Dissertation/Thesis Abstract

The Native Hawaiians'/ Pacific Islanders' Experience of Unpaid Caregiving of a Person with Alzheimer's Disease
by Palau, Gretchen E., Psy.D., John F. Kennedy University, 2016, 89; 10190442
Abstract (Summary)

Using qualitative analysis, this research examined the experience of Native Hawaiian/Pacific Islander unpaid caregiving to a person with Alzheimer’s disease. In-depth interviews with 8 self-identified Hawaiian/ Pacific Islander caregivers explored the experience of caregiving and the factors that influence their caregiving. Employing conventional content analysis, five categorical themes emerged describing the caregivers’ experiences of providing care. Themes were identified as: (1) Care of the patient, and keeping the patient at home, (2) Caregiving and the impact on the family, (3) Hawaiian culture and filial caregiving, (4) Loving relationships including the patient and other family members, and (5) Making meaning from the disease. A more comprehensive study of these themes was undertaken to reveal factors that influenced caregiving. Findings from this study have important implications for practitioners working with Native Hawaiian/ Pacific Islander caregivers of people with Alzheimer’s disease and/or other senile dementias and their caregivers.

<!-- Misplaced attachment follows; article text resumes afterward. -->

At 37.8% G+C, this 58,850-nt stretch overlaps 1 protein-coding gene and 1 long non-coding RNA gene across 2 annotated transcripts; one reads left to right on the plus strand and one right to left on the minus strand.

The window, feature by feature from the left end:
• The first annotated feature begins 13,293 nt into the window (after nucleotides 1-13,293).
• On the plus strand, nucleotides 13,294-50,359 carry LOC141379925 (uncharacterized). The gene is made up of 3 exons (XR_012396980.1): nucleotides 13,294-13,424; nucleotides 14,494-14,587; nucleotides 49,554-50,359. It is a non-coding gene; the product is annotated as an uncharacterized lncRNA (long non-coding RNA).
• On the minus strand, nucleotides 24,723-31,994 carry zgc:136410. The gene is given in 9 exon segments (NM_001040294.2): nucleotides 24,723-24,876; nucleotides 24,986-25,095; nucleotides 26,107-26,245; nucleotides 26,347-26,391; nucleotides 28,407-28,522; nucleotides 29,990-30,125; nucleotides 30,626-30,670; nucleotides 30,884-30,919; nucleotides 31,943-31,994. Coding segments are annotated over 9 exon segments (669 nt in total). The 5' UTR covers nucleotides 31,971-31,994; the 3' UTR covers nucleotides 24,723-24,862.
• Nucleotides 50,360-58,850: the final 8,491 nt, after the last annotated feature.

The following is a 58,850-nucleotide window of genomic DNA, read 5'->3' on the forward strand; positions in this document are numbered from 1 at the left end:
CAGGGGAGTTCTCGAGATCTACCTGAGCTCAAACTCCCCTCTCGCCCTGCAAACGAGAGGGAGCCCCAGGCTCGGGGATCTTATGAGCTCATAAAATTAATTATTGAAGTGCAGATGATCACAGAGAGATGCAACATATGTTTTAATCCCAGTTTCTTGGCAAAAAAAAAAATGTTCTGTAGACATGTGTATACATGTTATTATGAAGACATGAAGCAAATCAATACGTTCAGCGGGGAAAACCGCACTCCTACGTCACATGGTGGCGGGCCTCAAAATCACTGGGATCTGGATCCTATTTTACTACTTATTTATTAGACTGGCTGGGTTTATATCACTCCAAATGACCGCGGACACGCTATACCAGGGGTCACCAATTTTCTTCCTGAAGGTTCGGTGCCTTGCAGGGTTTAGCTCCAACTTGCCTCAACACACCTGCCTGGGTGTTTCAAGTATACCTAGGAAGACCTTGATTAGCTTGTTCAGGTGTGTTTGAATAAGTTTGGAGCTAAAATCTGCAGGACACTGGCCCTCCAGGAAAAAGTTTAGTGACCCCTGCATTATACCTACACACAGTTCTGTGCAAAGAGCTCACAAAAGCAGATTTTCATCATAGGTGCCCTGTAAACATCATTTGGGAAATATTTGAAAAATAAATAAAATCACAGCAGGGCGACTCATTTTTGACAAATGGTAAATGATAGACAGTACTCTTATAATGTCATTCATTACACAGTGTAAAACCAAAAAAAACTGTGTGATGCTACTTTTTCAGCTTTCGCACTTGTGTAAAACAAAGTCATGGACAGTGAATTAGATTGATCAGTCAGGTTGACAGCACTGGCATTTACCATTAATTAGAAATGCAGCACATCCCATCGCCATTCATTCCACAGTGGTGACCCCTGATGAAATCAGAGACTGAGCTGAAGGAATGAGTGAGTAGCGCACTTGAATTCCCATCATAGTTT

Indexing (document details)
Advisor: McLean, Alvin
Commitee: Magraw, Sukie
School: John F. Kennedy University
Department: Graduate and Professional Studies
School Location: United States -- California
Source: DAI-B 78/12(E), Dissertation Abstracts International
Source Type: DISSERTATION
Subjects: Psychology, Native American studies, Health care management
Keywords: Alzheimer's disease, Caregivers, Hawaii natives, Pacific islanders
Publication Number: 10190442
ISBN: 978-0-355-13375-2
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